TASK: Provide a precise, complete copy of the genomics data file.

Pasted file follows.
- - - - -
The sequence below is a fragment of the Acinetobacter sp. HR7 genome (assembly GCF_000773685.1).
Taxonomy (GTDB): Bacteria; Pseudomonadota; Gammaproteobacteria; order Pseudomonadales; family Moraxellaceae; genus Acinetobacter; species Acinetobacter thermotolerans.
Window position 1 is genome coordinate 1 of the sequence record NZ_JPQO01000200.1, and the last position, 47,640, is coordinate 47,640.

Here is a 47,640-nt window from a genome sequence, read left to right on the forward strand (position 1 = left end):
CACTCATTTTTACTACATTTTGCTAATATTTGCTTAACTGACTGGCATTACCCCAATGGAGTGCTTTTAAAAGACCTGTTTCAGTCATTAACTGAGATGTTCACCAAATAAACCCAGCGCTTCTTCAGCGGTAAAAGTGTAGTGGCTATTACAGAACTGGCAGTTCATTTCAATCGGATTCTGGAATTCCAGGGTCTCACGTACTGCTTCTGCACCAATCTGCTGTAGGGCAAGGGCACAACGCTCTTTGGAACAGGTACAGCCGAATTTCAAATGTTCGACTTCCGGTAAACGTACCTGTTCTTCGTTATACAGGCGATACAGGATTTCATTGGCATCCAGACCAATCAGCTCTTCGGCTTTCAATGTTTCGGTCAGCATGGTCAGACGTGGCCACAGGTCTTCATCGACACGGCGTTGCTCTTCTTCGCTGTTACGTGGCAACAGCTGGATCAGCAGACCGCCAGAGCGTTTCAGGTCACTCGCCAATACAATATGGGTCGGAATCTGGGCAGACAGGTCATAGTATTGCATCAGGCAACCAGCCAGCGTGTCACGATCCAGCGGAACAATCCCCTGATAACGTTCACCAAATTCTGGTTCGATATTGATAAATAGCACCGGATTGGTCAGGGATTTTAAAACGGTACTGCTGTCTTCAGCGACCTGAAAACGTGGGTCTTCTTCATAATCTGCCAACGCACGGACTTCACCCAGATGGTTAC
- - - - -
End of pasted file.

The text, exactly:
The sequence below is a fragment of the Acinetobacter sp. HR7 genome (assembly GCF_000773685.1).
Taxonomy (GTDB): Bacteria; Pseudomonadota; Gammaproteobacteria; order Pseudomonadales; family Moraxellaceae; genus Acinetobacter; species Acinetobacter thermotolerans.
Window position 1 is genome coordinate 1 of the sequence record NZ_JPQO01000200.1, and the last position, 47,640, is coordinate 47,640.

Here is a 47,640-nt window from a genome sequence, read left to right on the forward strand (position 1 = left end):
CACTCATTTTTACTACATTTTGCTAATATTTGCTTAACTGACTGGCATTACCCCAATGGAGTGCTTTTAAAAGACCTGTTTCAGTCATTAACTGAGATGTTCACCAAATAAACCCAGCGCTTCTTCAGCGGTAAAAGTGTAGTGGCTATTACAGAACTGGCAGTTCATTTCAATCGGATTCTGGAATTCCAGGGTCTCACGTACTGCTTCTGCACCAATCTGCTGTAGGGCAAGGGCACAACGCTCTTTGGAACAGGTACAGCCGAATTTCAAATGTTCGACTTCCGGTAAACGTACCTGTTCTTCGTTATACAGGCGATACAGGATTTCATTGGCATCCAGACCAATCAGCTCTTCGGCTTTCAATGTTTCGGTCAGCATGGTCAGACGTGGCCACAGGTCTTCATCGACACGGCGTTGCTCTTCTTCGCTGTTACGTGGCAACAGCTGGATCAGCAGACCGCCAGAGCGTTTCAGGTCACTCGCCAATACAATATGGGTCGGAATCTGGGCAGACAGGTCATAGTATTGCATCAGGCAACCAGCCAGCGTGTCACGATCCAGCGGAACAATCCCCTGATAACGTTCACCAAATTCTGGTTCGATATTGATAAATAGCACCGGATTGGTCAGGGATTTTAAAACGGTACTGCTGTCTTCAGCGACCTGAAAACGTGGGTCTTCTTCATAATCTGCCAACGCACGGACTTCACCCAGATGGTTAC